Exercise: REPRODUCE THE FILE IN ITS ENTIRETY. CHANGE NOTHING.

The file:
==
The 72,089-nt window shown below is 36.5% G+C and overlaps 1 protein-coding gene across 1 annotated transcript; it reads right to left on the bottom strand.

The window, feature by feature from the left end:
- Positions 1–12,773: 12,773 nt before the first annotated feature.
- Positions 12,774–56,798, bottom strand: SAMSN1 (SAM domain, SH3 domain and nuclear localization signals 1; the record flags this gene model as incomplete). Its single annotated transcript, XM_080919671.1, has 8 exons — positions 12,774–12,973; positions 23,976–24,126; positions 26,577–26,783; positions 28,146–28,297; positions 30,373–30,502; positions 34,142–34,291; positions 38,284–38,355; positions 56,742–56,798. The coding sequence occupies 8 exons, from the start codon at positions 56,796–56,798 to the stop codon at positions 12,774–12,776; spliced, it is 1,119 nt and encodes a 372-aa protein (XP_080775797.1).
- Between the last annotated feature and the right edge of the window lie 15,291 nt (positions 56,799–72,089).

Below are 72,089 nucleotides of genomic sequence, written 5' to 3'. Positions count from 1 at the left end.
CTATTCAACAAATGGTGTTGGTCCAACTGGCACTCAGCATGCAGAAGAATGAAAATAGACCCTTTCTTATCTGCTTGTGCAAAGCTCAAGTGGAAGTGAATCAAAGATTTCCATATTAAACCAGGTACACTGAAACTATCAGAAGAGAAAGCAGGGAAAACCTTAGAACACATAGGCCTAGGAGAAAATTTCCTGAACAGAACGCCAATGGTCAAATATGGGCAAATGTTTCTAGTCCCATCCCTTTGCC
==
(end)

The 72,089-nt window shown below is 36.5% G+C and overlaps 1 protein-coding gene across 1 annotated transcript; it reads right to left on the bottom strand.

The window, feature by feature from the left end:
- Positions 1–12,773: 12,773 nt before the first annotated feature.
- Positions 12,774–56,798, bottom strand: SAMSN1 (SAM domain, SH3 domain and nuclear localization signals 1; the record flags this gene model as incomplete). Its single annotated transcript, XM_080919671.1, has 8 exons — positions 12,774–12,973; positions 23,976–24,126; positions 26,577–26,783; positions 28,146–28,297; positions 30,373–30,502; positions 34,142–34,291; positions 38,284–38,355; positions 56,742–56,798. The coding sequence occupies 8 exons, from the start codon at positions 56,796–56,798 to the stop codon at positions 12,774–12,776; spliced, it is 1,119 nt and encodes a 372-aa protein (XP_080775797.1).
- Between the last annotated feature and the right edge of the window lie 15,291 nt (positions 56,799–72,089).

Below are 72,089 nucleotides of genomic sequence, written 5' to 3'. Positions count from 1 at the left end.
CTATTCAACAAATGGTGTTGGTCCAACTGGCACTCAGCATGCAGAAGAATGAAAATAGACCCTTTCTTATCTGCTTGTGCAAAGCTCAAGTGGAAGTGAATCAAAGATTTCCATATTAAACCAGGTACACTGAAACTATCAGAAGAGAAAGCAGGGAAAACCTTAGAACACATAGGCCTAGGAGAAAATTTCCTGAACAGAACGCCAATGGTCAAATATGGGCAAATGTTTCTAGTCCCATCCCTTTGCC